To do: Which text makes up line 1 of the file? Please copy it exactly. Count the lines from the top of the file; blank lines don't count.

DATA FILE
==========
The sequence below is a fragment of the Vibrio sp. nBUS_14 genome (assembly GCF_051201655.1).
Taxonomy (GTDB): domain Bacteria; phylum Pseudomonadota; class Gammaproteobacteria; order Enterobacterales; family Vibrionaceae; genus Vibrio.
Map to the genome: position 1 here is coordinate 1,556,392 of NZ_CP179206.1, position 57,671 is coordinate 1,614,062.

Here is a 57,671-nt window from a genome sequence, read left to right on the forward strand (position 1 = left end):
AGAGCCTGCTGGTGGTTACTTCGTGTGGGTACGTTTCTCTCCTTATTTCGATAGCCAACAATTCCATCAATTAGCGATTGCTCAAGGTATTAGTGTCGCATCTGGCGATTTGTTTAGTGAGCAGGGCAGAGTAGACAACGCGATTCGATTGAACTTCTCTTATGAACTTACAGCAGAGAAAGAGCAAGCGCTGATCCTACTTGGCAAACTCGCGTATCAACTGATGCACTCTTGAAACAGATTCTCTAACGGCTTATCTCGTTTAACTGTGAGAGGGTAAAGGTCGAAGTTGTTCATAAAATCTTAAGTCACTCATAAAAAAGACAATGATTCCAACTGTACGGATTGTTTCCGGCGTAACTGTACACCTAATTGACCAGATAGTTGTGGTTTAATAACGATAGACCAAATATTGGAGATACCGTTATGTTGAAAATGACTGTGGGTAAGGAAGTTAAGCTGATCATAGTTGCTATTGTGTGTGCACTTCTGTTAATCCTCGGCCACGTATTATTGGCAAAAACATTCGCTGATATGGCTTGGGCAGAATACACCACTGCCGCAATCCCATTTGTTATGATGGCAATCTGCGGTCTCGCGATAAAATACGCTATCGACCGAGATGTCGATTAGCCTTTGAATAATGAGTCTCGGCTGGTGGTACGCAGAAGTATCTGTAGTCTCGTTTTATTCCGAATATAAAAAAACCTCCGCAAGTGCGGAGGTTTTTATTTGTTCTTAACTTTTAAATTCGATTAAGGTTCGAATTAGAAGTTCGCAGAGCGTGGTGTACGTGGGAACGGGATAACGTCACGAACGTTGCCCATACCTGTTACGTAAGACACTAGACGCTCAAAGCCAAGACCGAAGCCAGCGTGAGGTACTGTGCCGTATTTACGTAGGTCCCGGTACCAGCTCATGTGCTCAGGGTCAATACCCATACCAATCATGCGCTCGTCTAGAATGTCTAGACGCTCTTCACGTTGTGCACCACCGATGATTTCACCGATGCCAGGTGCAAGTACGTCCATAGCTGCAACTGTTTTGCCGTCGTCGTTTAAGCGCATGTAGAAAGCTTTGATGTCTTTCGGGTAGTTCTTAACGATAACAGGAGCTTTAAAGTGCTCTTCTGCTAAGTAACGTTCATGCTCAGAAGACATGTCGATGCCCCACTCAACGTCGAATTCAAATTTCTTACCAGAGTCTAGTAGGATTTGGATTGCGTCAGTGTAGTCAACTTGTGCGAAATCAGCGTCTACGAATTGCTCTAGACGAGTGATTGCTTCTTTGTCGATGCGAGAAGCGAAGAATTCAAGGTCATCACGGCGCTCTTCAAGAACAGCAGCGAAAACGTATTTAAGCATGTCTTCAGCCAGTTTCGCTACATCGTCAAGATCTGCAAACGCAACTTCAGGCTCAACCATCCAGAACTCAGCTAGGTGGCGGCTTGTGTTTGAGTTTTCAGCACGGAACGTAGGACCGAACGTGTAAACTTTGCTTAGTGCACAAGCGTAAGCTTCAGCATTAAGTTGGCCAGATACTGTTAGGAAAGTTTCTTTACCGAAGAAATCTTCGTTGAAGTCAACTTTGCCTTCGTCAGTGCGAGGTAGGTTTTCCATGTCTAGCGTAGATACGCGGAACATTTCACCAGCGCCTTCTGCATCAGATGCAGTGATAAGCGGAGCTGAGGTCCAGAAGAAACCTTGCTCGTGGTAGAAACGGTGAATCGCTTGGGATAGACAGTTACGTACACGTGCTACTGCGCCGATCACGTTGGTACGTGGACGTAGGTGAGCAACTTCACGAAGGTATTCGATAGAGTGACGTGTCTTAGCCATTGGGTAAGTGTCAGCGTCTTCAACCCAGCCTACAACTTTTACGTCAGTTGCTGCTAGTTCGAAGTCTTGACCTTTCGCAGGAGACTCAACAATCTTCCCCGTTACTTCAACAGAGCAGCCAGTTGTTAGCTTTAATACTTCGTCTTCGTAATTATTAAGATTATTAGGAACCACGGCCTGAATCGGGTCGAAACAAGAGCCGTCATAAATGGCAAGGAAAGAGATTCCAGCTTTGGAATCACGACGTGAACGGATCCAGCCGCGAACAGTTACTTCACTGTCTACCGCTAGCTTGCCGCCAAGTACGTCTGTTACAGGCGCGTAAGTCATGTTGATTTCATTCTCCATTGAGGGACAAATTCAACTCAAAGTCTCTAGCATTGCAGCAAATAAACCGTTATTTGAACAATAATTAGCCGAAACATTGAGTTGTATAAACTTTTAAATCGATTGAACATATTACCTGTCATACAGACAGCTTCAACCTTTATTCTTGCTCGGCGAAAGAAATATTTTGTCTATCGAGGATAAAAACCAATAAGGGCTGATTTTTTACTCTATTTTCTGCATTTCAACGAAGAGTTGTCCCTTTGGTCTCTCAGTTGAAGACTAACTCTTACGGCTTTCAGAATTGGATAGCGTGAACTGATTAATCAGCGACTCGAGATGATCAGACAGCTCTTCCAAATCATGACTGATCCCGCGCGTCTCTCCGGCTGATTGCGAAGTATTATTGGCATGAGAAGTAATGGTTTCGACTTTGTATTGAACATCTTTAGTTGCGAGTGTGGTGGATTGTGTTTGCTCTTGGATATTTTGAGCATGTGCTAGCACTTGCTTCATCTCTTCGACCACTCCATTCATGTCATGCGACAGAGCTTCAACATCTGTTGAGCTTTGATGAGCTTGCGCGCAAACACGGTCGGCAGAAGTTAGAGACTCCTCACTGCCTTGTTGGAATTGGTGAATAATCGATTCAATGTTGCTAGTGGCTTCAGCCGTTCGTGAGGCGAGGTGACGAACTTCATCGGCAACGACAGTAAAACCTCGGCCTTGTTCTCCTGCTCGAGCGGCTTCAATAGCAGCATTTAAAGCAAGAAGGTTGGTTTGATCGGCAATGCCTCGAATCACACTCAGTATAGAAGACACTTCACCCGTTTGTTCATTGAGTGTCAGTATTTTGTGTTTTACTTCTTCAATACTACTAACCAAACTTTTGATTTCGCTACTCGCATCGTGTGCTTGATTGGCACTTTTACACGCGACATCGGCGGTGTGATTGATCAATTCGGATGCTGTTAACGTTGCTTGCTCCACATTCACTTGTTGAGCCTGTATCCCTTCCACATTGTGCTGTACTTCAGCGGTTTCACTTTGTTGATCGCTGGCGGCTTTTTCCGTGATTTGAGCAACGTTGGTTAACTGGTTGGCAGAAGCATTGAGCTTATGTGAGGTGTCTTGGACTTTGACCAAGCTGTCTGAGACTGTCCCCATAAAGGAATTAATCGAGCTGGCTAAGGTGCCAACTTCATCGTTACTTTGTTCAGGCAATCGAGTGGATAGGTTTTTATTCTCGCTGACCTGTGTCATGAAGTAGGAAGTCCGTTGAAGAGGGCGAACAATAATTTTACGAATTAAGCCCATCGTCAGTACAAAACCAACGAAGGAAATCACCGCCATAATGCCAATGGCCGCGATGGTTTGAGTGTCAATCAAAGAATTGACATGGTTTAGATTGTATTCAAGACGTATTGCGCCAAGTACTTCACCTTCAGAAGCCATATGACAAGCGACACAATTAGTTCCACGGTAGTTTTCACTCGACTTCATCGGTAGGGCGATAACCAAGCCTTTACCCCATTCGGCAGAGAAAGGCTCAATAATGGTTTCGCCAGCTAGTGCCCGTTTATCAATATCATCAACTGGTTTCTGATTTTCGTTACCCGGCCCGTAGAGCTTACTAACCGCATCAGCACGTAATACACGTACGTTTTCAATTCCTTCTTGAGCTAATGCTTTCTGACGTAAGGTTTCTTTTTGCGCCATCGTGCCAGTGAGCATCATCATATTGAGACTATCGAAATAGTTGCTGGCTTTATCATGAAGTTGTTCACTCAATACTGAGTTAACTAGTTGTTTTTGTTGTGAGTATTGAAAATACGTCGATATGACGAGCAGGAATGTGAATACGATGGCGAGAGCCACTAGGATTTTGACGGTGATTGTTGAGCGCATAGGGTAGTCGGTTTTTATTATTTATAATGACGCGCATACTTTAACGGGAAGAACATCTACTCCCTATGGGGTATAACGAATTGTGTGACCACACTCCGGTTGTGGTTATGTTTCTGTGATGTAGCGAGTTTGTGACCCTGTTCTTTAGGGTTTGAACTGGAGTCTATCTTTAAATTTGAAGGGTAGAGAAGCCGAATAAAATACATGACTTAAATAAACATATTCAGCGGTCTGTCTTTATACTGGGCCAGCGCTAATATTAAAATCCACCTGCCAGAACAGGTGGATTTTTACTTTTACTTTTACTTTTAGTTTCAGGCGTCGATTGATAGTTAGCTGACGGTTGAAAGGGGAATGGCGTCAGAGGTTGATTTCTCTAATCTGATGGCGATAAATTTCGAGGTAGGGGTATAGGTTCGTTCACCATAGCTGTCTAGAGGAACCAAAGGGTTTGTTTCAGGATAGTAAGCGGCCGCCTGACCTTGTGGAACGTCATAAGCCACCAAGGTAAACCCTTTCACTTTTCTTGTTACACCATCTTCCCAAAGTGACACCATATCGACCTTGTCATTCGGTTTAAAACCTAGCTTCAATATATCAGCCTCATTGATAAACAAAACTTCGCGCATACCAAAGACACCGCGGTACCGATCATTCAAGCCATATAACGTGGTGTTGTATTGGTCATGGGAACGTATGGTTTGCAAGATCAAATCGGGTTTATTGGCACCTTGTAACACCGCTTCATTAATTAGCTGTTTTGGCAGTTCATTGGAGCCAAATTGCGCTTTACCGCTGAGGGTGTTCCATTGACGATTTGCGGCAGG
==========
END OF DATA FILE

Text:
The sequence below is a fragment of the Vibrio sp. nBUS_14 genome (assembly GCF_051201655.1).